One Year Later: Well-Rounded Education Boosted in Implementation of the K-12 Education Law
Leading up to the decade-long work that resulted in enactment of the Every Student Succeeds Act last year—the latest authorization of the landmark 1965 Elementary & Secondary Education Act—Americans for the Arts has been covering developments and sharing opportunities to impact reauthorization with arts advocates. You might recall our post last December!
Since then, we have been helping provide tools and resources to states and locals, as the U.S. Department of Education (USED) has been working to implement the new law.
Most recently, on November 28, 2016, USED released final regulations pertaining to state accountability plans. These plans come after extensive public comments (more than 21,000), including comments Americans for the Arts filed with 51 national and state organizations.
USED fully adopted our recommendations to make clear that the “arts” are statutorily part of a well-rounded education. This corrects an omission in the initial proposed regulations and importantly reaffirms the clear intent of Congress. Not only did the U.S. Senate report language clarify that the term “arts” is meant to encompass all forms and disciplines of the arts, including “the subjects of dance, media arts, music, theatre, and visual arts, and other arts disciplines as determined by the State or local educational agency,” but arts was also included in the definition of a well-rounded education, along with 17 other subjects.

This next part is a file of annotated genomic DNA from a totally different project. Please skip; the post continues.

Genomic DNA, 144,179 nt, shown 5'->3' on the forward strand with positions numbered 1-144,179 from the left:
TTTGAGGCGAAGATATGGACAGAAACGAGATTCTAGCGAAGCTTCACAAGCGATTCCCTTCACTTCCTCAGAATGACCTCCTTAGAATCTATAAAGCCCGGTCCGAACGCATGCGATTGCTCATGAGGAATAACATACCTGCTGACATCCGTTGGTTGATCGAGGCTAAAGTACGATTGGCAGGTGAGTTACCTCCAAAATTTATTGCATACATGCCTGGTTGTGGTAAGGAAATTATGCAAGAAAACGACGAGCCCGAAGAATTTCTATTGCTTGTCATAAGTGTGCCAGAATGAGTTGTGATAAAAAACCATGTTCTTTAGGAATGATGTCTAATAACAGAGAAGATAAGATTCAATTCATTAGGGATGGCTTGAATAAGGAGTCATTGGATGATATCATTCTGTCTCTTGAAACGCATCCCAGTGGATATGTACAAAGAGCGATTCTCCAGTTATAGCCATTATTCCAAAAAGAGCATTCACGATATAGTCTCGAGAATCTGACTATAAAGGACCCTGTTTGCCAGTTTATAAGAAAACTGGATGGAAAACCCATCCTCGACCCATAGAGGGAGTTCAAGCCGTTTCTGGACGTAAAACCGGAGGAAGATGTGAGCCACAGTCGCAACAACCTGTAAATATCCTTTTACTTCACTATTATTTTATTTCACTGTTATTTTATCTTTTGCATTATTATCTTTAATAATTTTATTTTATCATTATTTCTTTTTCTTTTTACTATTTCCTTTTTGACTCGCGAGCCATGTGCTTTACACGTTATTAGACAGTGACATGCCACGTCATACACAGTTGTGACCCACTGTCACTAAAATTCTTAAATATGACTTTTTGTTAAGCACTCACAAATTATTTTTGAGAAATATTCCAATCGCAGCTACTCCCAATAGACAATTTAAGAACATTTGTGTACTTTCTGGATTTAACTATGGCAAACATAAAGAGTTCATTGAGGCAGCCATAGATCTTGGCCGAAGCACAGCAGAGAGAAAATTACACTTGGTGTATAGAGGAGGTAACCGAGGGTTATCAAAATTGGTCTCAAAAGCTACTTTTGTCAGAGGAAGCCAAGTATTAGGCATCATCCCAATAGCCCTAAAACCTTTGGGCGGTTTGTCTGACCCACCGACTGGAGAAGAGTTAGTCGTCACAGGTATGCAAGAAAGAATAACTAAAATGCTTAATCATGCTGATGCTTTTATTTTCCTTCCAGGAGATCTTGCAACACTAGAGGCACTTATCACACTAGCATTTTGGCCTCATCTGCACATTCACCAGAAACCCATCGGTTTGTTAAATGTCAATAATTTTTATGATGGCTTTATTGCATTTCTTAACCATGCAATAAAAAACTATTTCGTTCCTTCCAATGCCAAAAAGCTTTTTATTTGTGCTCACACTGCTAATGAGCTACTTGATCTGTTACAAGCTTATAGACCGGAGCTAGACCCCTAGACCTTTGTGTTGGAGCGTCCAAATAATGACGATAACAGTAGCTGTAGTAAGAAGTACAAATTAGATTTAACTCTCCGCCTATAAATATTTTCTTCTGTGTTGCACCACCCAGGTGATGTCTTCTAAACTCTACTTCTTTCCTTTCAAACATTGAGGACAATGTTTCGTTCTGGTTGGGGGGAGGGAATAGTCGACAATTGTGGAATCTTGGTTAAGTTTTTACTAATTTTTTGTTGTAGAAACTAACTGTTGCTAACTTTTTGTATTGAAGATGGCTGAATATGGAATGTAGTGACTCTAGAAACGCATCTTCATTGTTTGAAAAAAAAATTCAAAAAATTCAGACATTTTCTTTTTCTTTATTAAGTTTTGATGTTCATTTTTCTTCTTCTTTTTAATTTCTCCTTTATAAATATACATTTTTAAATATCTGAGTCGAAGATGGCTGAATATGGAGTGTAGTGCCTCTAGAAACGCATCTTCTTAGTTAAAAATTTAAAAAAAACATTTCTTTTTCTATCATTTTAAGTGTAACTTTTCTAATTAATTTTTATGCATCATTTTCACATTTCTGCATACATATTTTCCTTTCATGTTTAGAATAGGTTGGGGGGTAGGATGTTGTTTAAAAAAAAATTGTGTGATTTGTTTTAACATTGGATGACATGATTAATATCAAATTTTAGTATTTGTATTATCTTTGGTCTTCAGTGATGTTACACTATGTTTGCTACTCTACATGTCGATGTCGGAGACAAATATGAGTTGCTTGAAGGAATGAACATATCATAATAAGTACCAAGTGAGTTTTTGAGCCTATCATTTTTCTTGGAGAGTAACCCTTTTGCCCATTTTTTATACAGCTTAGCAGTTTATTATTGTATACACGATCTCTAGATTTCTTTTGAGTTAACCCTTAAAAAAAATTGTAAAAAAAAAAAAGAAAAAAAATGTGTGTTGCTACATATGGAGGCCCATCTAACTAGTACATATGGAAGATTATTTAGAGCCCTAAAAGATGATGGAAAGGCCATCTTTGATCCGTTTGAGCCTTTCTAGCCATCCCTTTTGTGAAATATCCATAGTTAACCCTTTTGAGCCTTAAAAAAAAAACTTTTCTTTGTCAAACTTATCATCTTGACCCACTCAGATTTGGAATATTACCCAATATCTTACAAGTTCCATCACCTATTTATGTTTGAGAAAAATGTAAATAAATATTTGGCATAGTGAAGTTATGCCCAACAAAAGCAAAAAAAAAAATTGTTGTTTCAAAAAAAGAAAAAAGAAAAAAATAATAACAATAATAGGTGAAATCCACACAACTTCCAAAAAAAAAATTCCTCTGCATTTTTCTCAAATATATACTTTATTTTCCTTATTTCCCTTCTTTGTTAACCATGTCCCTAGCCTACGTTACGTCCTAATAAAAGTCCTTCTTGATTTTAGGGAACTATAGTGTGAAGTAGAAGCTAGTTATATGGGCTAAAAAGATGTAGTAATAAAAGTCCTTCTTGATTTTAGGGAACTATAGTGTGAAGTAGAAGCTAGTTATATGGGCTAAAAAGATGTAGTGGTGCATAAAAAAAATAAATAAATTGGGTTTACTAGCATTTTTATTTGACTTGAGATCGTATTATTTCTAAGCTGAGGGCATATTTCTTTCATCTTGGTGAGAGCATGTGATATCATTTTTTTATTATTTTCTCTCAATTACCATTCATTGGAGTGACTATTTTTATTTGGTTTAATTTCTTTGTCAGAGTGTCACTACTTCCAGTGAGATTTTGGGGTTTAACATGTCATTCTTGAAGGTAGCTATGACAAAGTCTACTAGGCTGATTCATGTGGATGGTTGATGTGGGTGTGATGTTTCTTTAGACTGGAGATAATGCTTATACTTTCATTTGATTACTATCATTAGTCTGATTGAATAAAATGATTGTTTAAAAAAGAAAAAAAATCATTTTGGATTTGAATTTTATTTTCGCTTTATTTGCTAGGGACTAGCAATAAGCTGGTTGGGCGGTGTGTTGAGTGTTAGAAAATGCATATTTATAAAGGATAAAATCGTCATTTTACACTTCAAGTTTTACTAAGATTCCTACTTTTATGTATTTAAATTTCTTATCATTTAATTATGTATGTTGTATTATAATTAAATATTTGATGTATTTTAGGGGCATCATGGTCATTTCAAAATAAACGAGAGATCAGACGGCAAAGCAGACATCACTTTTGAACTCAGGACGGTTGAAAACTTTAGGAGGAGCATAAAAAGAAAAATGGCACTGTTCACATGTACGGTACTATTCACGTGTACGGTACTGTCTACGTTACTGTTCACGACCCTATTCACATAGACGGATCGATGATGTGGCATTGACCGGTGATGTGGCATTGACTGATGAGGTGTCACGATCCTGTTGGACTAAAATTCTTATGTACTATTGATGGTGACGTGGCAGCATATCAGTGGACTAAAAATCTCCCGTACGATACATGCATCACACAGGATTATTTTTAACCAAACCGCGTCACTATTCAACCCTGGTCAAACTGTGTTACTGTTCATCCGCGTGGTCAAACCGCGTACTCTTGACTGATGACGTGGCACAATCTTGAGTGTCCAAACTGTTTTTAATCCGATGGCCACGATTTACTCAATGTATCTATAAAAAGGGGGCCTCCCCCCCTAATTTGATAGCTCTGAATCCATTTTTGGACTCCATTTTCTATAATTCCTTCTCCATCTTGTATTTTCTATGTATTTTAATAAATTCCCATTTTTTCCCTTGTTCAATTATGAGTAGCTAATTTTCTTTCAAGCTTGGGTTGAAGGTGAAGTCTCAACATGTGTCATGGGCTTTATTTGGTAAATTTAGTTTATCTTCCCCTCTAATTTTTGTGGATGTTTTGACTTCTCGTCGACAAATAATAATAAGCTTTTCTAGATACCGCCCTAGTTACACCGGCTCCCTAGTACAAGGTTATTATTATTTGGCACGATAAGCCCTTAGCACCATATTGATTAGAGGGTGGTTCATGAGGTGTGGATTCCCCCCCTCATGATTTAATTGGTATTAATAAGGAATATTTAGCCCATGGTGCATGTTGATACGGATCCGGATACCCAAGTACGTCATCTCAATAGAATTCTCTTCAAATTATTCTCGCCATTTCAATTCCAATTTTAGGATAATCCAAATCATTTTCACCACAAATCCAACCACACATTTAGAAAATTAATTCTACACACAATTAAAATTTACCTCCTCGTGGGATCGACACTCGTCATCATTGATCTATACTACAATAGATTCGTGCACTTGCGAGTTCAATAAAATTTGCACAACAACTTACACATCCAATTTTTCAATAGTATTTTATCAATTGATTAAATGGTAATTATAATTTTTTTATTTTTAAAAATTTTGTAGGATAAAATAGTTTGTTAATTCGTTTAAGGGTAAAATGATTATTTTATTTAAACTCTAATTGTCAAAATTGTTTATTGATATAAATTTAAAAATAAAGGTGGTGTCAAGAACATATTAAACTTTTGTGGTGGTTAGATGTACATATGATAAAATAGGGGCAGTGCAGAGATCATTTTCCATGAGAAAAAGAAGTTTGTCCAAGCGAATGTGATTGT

The final regulations now include “arts” in the list of subjects included in a well-rounded education. USED stated, “The proposed regulations inadvertently omitted ‘arts’ from the list of subjects in § 299.19(a)(1)(ii). We are revising the final regulations to correct this omission.”
There are also a number of additional clarifications concerning well-rounded education, including statements that USED “agrees that access to a well-rounded education is a key goal supported by the ESEA…”.
Read more about these clarifications in this memo to the field.
This final release should help boost state and local advocates’ efforts in ensuring access to a quality, well-rounded education that includes the arts for all. Implementation strategies around these issues will be a popular topic at the State Policy Symposium on March 18 in Washington, D.C., hosted by the Arts Education Partnership, Education Commission on the States, the Kennedy Center, and Americans for the Arts.